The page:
Though the stock LS9 ignition provides more than enough zap, the product of combustion is drawn to the outside by Kook's headers featuring 1 7/8-inch primary pipes. It flows through an X-pipe, Borla mufflers, and 3-inch stainless steel system. The dyno sheet that accompanied Mark's notes indicates 760 hp at 6,600 rpm and 810 lb-ft of animal torque at 3,900 rpm. At 2,500 rpm engine speed, torque is more than 600 lb-ft. One thousand rpm later, and you're now shoeing 800. How's that for flexibility and instant reflex?
Throttling this much grunt on macadam is neigh impossible unless the driver is absolutely diligent on launch. Stielow is used to the terror hidden beneath the metal of his of '69 Camaros, so for him it's not much more than buckling up and motoring away. The real test is being able to drive out of turns straight and true with nothing more than haze from the 335s. D&D Performance fixed Mark up with a bullet-proof T56 taking torque from a Lingenfelter billet-steel flywheel and accompanying pressure plate in conjunction with LS9 twin clutch discs. A Dynatech aluminum driveshaft links the six-speed with the Currie 9-inch (TrueTrac helical-gear differential, 3.25:1 ring-and-pinion).
Where do you put a drivetrain as formidable as this? You could reinvent the wheel, or you could go straight to one of the most popular vendors in the Pro Touring realm. DSE sent spindles, upper and lower control arms, rack steering, a 1 1/4-inch bar, and its adjustable coilover shock absorbers at the nose cone. On the smoke-and- ash end, a complete DSE backdrop-QUADRALink 4-bar suspension, coilover adjustables, subframe connectors, and a hollow 1 1/8-inch bar. It's the job of all this stuff to tax hell out of the tires, so you'll need some big ones, pally. In this story, the Red Devil wears lightweight Fikse Profil 5S forgings that are 10 inches at the front and 12.5 inches at the back. Rubber accompanying is Michelin PSII, 275/35 and 335/30, respectively. Alternatively, the Devil sometimes spins Forgeline GA3 wheels shod with BFG KDW tires and dimensions identical to the Fikse/Michelin combination. The killer icing is the ABS system adapted from the LS9 Corvette. To our knowledge, this is first "hot rod" to be blessed with such an endowment. Watch for more of these conversions. They could become the darling of Pro Touring.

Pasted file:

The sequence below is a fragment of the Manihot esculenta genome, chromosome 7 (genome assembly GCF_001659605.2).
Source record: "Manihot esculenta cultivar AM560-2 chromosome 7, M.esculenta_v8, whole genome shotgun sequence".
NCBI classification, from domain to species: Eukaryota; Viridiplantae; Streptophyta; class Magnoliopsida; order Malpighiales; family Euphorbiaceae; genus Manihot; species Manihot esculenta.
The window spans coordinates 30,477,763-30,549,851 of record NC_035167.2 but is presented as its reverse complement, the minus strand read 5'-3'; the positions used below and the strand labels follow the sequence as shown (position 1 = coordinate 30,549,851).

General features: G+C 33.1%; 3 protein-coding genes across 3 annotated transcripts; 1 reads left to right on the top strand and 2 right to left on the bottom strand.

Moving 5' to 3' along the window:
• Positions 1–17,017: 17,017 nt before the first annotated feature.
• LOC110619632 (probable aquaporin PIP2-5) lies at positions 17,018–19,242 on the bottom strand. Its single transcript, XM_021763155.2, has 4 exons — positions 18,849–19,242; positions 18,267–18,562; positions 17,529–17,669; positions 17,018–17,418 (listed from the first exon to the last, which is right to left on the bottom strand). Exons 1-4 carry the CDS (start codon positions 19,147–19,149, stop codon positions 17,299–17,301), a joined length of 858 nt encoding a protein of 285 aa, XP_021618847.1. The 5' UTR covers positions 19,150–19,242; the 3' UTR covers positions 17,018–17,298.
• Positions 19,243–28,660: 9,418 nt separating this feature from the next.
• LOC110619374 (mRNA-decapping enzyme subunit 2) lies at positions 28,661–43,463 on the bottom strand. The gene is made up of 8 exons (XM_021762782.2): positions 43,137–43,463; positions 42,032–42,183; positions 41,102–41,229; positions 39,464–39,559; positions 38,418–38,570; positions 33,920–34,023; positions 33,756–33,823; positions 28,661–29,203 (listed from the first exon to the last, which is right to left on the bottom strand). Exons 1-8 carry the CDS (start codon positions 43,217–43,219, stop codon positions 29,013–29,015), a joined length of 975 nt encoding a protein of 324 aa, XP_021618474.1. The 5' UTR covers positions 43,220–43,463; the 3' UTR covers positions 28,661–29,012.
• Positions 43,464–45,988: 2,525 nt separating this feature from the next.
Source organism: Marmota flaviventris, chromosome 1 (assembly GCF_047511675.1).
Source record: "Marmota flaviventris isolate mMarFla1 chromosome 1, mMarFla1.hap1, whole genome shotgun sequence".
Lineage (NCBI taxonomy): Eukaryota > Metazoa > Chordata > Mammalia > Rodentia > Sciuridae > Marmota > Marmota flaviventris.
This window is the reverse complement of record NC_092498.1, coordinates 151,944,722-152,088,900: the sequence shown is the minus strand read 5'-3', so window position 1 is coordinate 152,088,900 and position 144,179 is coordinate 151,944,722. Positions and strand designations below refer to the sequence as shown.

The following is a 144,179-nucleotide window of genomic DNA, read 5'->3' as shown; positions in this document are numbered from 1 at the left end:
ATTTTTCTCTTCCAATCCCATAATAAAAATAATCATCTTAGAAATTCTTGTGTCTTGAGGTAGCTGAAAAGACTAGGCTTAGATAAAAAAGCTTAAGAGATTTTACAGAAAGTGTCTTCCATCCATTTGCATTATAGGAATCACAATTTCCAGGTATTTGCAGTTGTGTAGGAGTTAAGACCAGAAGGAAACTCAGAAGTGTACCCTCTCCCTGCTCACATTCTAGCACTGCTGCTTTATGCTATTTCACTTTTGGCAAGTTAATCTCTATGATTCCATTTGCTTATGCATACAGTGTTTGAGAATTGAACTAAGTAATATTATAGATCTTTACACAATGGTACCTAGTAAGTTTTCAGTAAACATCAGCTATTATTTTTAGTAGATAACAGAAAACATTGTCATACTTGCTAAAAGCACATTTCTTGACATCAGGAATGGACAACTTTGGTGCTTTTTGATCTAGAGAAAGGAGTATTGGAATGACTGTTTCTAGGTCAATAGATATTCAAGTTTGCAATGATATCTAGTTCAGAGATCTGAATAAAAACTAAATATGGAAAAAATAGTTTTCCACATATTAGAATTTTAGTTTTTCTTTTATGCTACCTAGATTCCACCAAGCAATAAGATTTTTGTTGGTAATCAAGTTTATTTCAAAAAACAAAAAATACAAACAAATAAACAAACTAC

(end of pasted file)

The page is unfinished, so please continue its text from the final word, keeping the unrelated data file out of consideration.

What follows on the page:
Stielow spends his daylight hours as an engineer at GM. His engineer buddy, Ryan Kuhlenbeck, does too. Ryan had been working on the Chevy Volt launch and Stielow had to go to Korea three times last spring. Do these guys sleep? Stielow says, "Needless to say, we were a bit busy. I sent all the body parts to Dutch Boys Hot Rods in Vicksburg, Michigan, manned by father Joe and 19-year-old son Paul VanNus-avid hot rodders, the both of 'em." The VanNus duo massaged the parts carefully, endlessly, and then Joe blew on the Standox VW Salsa Red, stepped back, wiped his brow, and turned out the lights.
The car's man cave is Stielow-esque. It's tuxedo sharp and formally understated; all controls and levers are within arm and peripheral range, and nothing is in there that doesn't need to be. There are creature comforts; Stielow has spent way too much time sweating inside out, hence the Vintage Air HVAC system. Mark also craved audio to the max. He's got an Alpine setup but that's all we know about it. The door panels are GM repro. The steering wheel is a Sparco product. A shifter from a '06 CTS-V pulls the gears. Mark keeps tabs on the mechanicals via a bank of Auto Meter instruments sunk into a DSE dash panel. On the street and track, the ten-point cage and five-point Schroth safety harness plant Mark's gluteus maximus firmly in the high-zoot Recaro suede/leather seats. All the interior work was finished by the crew at All American Upholstery in Romulus, Michigan.